Past research has highlighted the importance of estimating centrality index reliability [37]; although this is less of an issue when estimating networks from full correlations [54]. To construct 95% confidence intervals for each facet’s strength, we adapted code from the bootnet package [37] and simulated 1,000 bootstrapped iterations of each network. This code is available at


Network visualization and shiny app

In Figs 15, we present a facet atlas, which displays the intercorrelations between the facets in each Big Five domain in rich network-based visualizations. For more information, we offer a point-and-click online app, hosted at In this app, users can explore a full network of all 268 facets, adjust the threshold for blended facets, and toggle the correction for measurement error. The app also displays complete descriptive information for all facet scales and allows users to visualize networks in terms of strength centrality. In the following sections, we describe how this facet atlas can be used to address major questions about the lower-level structure of personality outlined in the introduction.

Blended facets

Results of the factor analysis suggested that the majority of facets (157 of 268, or 58.5%) contained a blended loading pattern with multiple factor loadings greater than |.25| (excluding the 40 AB5C facets designed to blended, 55.3% of facets were blended). Furthermore, 18 facets displayed blends with three domains, two facets displayed blends with four domains (BFAS assertiveness and J6F self-reliance) and one facet displayed blends with all five domains (CPI dominance). Blends with agreeableness (88 blends) were most common, followed by neuroticism (81), extraversion (76), openness (52) and conscientiousness (48). We summarize these patterns in Table 2 and visualize each facet’s blendedness in Figs 15.

Facets with similar patterns of blendedness tended to cluster together, meaning that they had similar patterns of correlation with other facets in the network. For example, the top of the extraversion network contained a group of facets that were blends of extraversion, agreeableness, and low neuroticism. Positive and contrasting blends generally repulsed each other within a network, illustrating circumplex-like constellations. For example, the bottom-left side of the openness network contained facets with a contrasting blend of high openness and low agreeableness (such as 6FPQ autonomy), but the upper-right of the openness network contained facets with a positive blend of high openness and high agreeableness (such as 16PF sensitivity).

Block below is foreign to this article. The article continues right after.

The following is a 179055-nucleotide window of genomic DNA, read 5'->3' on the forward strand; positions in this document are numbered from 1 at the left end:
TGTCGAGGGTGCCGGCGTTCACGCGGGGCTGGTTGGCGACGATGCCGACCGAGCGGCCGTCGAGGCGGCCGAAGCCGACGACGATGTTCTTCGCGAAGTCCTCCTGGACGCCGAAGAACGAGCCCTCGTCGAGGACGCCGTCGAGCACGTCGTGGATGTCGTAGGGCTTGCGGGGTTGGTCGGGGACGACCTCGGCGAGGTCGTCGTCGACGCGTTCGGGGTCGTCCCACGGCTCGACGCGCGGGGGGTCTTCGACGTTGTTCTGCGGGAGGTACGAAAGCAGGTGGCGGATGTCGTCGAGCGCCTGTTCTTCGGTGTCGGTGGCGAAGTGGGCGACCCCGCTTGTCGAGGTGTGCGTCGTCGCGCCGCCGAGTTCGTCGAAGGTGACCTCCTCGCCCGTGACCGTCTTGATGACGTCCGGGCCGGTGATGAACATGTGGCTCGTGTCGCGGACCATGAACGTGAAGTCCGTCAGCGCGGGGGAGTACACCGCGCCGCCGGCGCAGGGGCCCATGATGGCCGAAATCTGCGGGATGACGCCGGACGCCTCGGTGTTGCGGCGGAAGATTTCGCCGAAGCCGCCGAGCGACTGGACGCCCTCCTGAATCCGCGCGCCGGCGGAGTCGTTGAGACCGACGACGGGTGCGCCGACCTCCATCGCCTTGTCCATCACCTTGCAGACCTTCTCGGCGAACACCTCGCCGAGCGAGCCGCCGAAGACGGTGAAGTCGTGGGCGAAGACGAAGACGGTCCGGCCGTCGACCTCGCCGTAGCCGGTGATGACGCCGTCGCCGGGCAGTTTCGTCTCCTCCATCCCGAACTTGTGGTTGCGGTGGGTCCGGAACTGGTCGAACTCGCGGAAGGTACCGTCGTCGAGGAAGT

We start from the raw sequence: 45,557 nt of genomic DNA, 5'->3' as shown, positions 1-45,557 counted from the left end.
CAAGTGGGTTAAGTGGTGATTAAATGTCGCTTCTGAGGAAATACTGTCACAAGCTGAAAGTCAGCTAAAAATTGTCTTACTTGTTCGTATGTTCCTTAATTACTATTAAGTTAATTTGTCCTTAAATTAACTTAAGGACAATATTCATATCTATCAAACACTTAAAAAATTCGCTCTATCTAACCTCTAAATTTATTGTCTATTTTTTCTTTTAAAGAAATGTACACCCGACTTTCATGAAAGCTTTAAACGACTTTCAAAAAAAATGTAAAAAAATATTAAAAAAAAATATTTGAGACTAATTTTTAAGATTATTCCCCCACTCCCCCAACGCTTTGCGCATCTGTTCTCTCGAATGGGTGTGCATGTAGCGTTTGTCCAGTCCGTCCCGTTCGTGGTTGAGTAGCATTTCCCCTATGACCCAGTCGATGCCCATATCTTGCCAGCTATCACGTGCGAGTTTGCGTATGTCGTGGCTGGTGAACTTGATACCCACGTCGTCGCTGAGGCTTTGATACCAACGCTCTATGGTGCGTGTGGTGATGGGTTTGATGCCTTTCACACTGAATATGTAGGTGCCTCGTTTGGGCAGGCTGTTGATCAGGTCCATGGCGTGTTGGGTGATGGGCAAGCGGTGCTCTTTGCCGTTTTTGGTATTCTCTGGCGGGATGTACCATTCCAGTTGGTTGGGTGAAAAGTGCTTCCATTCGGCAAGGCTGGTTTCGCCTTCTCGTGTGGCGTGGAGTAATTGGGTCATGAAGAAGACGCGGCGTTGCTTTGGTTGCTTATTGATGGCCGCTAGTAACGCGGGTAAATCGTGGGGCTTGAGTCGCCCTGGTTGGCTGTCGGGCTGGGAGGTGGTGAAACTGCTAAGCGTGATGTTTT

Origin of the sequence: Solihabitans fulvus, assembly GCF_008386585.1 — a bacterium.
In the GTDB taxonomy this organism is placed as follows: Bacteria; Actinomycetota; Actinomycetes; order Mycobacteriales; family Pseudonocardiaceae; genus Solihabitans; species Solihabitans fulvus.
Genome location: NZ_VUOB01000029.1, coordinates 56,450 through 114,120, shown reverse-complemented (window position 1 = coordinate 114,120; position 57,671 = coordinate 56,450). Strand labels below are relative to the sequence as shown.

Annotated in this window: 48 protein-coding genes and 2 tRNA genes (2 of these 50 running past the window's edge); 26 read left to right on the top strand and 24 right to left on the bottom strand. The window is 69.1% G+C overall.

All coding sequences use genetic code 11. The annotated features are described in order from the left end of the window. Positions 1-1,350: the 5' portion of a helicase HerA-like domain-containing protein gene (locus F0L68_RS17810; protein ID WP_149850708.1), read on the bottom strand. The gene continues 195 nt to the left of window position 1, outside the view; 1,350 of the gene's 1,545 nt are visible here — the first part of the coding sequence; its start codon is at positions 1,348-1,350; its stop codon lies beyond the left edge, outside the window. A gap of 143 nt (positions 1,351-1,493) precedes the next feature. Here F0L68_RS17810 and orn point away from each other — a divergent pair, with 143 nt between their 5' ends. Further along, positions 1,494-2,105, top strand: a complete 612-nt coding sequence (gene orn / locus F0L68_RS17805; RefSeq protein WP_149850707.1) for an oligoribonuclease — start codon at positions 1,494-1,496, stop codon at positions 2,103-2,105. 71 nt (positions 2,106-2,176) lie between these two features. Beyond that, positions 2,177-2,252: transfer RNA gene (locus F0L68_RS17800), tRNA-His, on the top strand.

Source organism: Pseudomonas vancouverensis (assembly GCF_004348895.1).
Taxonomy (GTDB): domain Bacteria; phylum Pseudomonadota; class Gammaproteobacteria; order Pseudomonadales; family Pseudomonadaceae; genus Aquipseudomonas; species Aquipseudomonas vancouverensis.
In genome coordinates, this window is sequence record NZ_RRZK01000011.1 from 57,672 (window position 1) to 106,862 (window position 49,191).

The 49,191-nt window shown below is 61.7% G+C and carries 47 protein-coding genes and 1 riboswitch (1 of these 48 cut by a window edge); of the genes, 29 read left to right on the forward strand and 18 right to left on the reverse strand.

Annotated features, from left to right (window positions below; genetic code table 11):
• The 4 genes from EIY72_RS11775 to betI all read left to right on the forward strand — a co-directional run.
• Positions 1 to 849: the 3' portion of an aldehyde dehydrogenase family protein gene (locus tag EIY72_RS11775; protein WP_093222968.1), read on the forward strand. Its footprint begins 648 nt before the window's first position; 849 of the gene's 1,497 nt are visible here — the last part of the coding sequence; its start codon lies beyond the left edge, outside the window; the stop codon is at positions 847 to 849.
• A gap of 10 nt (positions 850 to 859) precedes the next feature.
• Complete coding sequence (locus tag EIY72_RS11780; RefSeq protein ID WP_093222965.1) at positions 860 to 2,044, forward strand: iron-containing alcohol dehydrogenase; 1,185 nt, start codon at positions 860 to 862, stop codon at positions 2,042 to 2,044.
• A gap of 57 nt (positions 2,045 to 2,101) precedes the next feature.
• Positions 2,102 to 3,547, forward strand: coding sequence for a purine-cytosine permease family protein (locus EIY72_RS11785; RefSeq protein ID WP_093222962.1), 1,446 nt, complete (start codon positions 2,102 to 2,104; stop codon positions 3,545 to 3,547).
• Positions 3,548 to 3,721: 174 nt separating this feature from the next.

Core and peripheral facets

In Figs 15, nodes are labeled according to their strength, ranked from strongest to weakest. In Figs 610, we visualize network strength for each network’s 10 most core and 10 most peripheral facets. Strength estimates for all facets in each network are available at Strength centrality estimates were highly correlated with the absolute value of factor loadings on that domain. Correlations were .82 for extraversion, .76 for agreeableness, .86 for conscientiousness, .79 for neuroticism, and .71 for openness

Fig 6. The most strongly and weakly connected facets in the extraversion network.

Fig 7. The most strongly and weakly connected facets in the agreeableness network.

Fig 8. The most strongly and weakly connected facets in the conscientiousness network.

Fig 9. The most strongly and weakly connected facets in the neuroticism network.

Fig 10. The most strongly and weakly connected facets in the openness network.

As can be seen in these figures, there were large differences in strength between the most peripheral facets and the most core facets. However, within each network’s core, no single scale or construct stood out as being most central. For example, within the set of the strongest agreeableness facets were scales measuring interpersonal warmth, altruism, and compassion, three related but distinct constructs. Possible exceptions were the neuroticism network, with core facets representing emotional reactivity and anxiety [12] and the extraversion network, with core facets primarily representing sociability [59].

The periphery of each domain’s network was also heterogenous in content and often contained blended facets. For example, the periphery of the conscientiousness network was composed of facets measuring diverse constructs including values (blended with openness), activity (blended with extraversion), and leadership (blended with extraversion and agreeableness). Overall, few facets appeared to be in conceptually unrelated networks where they did not belong, supporting our decision to use a factor loading of >|.25| for domain inclusion.

Impulsivity in this facet atlas